Aiming high – what it takes
What the Indigenous student mentoring organisation, AIME Mentoring’s CEO, Jack Manning Bancroft can teach us about founding and scaling a social purpose organisation and the philanthropy needed. Jack talks to SVA’s Dave Williams.
In a decade spent across Africa and Latin America in international development I saw first-hand many isolated new ideas, programs, enterprises. However they lacked a real grasp of the deeper issues preventing local communities from creating their own futures.
Although appealing, the notion of the single, disrupting organisation or individual bringing about deep, systemic change hides the complexity of the problems they are dealing with. It takes an extraordinary individual or organisation to drive change in this way. So, is it time to close the chapter on the ‘lone disruptor’ model of social change at scale? Perhaps not – take the case of AIME Mentoring (AIME).
Since the first group of 25 kids in 2005, 15,000 Indigenous high schoolers and 5,000 university student mentors have now participated in the AIME program. The results are impressive: the kids mentored through AIME have ‘closed the gap’ relative to non-Indigenous kids – heading into jobs, training or university at a rate of over 75% for the last six years. Also, AIME states that it is the largest volunteer movement of university students in Australian history, surely contributing to a more reconciled future for the country. Among its boosters are Sir Richard Branson and the ex-Commonwealth Bank of Australia CEO, Ian Narev, who described AIME as one of the most impressive start-up stories he had seen in Australia.
AIME has recently set its sights on global expansion and is mapping a path to reaching millions of kids. It seems AIME is a social purpose organisation with a proven solution which is now scaling to reach its target youth population and more. The organisation even has a larger-than-life founder, Jack Manning Bancroft.
What might the AIME experience tell us about social change, venture philanthropy, inspirational founders and scaling impact? We sat down with Jack as he shared his advice and insights for those starting up a social purpose organisation and the philanthropists that support them.
The AIME office environment in Redfern is friendly and inviting when we arrive for the interview. Everyone makes a point of saying ‘hi’. We wait while Jack tends to his busy schedule. Suddenly, the lights are on and the production crew ready in the makeshift AIME recording studio. Its backdrop is a beautiful beach with, seen from afar, a tiny figure of a surfer in the shallows board in hand, looking out at the ocean before him.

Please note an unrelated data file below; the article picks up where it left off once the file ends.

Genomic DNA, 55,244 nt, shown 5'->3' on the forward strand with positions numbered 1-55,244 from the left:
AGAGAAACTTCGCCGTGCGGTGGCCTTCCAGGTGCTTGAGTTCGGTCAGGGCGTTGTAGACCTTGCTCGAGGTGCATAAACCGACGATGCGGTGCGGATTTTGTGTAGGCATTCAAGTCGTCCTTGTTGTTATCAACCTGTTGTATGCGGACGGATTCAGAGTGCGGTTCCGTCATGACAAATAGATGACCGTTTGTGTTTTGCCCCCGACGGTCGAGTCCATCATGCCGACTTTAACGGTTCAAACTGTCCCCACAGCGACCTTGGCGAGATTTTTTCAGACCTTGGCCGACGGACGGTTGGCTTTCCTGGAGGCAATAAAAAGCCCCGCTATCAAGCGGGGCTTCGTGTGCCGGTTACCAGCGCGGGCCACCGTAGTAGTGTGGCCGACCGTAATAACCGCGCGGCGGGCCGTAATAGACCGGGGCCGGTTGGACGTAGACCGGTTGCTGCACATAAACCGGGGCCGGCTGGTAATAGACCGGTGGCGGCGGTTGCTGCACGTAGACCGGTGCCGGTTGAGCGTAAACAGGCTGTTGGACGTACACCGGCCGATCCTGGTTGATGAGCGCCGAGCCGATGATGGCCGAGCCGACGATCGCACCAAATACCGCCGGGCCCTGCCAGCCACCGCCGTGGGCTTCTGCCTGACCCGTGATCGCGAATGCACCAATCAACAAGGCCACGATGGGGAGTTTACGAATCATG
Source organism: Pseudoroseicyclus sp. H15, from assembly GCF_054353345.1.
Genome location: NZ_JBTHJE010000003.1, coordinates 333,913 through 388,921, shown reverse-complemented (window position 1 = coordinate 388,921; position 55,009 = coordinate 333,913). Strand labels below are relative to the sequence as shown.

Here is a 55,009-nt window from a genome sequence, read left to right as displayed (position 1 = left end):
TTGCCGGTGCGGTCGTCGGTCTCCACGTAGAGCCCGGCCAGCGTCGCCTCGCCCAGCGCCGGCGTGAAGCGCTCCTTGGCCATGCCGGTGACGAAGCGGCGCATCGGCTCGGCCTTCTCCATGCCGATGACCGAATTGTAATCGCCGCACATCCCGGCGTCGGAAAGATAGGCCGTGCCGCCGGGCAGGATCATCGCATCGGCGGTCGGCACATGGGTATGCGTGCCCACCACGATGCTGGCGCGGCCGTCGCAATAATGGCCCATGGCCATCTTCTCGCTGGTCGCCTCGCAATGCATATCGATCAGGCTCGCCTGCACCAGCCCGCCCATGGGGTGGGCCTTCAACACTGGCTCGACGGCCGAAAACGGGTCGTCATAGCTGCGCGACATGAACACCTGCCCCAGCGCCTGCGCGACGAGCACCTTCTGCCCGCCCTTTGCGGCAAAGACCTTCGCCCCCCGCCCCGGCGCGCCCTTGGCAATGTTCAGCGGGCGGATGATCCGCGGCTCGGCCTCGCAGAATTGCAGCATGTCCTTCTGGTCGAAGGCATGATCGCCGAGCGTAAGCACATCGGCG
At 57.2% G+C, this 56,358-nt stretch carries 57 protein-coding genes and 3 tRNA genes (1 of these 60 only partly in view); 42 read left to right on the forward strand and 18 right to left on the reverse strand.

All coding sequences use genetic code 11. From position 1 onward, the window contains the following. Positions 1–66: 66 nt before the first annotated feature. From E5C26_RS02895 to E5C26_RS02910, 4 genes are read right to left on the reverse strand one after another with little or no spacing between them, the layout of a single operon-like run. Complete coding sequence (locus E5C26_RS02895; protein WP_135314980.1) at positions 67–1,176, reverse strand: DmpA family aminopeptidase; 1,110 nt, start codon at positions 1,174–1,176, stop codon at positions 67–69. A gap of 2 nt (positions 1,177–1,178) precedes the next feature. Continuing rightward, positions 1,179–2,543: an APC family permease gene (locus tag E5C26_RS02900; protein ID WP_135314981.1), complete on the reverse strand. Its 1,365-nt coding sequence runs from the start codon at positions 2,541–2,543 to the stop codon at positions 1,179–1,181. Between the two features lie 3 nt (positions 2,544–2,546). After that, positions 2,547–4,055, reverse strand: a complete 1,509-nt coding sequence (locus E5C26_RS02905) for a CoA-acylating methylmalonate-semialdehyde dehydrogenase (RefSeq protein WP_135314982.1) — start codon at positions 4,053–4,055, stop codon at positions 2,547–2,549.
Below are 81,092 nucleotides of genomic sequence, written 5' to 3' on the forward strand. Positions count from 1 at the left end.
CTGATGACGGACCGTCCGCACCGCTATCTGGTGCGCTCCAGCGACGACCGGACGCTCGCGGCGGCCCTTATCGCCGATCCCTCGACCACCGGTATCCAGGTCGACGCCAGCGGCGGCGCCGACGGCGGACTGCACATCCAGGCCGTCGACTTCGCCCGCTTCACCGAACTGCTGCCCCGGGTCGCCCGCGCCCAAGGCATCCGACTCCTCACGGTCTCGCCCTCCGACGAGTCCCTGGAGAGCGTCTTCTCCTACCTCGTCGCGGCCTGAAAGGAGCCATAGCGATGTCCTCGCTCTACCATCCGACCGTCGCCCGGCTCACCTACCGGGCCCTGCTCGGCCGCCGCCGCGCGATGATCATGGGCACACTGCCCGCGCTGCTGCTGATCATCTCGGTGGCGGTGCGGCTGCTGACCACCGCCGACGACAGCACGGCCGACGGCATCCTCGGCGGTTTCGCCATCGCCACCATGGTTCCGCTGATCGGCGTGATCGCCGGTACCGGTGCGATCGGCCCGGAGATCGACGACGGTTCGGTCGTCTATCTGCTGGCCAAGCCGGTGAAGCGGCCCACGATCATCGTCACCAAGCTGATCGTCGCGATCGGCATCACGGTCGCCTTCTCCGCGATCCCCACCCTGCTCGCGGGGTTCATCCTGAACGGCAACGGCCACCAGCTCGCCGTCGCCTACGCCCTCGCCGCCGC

It is fair to say Jack is a no bull**** guy, and styles-himself as such. Being true to that style, here are Jack’s top pointers.
Look for those metrics and numbers. Yes, it’s challenging… but there’s numbers in everything we do.
Advice for philanthropists
Recognise that what you are asking for is often impossible, at least in the short term, but ask anyway
Social purpose start-ups face a paradox. In Jack’s words: “Almost every major funding grant over $100,000 says, ‘Are you national? Have you been running for six years? What’s your evidence base?’
“How do you get an evidence base and survive six years unless you have funding?”
However, philanthropists need something more than a charismatic founder saying ‘trust me’. Recognising and accepting the inherent risk of social purpose start-ups is part of the answer.
Then, Jack urges philanthropists and supporters to “look for those metrics and numbers. Yes, it’s challenging to the people on the other side but there’s numbers in everything we do.”
This might seem contradictory. The reconciled message could be: it is challenging for an early stage social purpose organisation to know and communicate what outcomes are being achieved. However, with the encouragement of supporters, they should think about outcomes and impact and try to capture them as best as is practicable.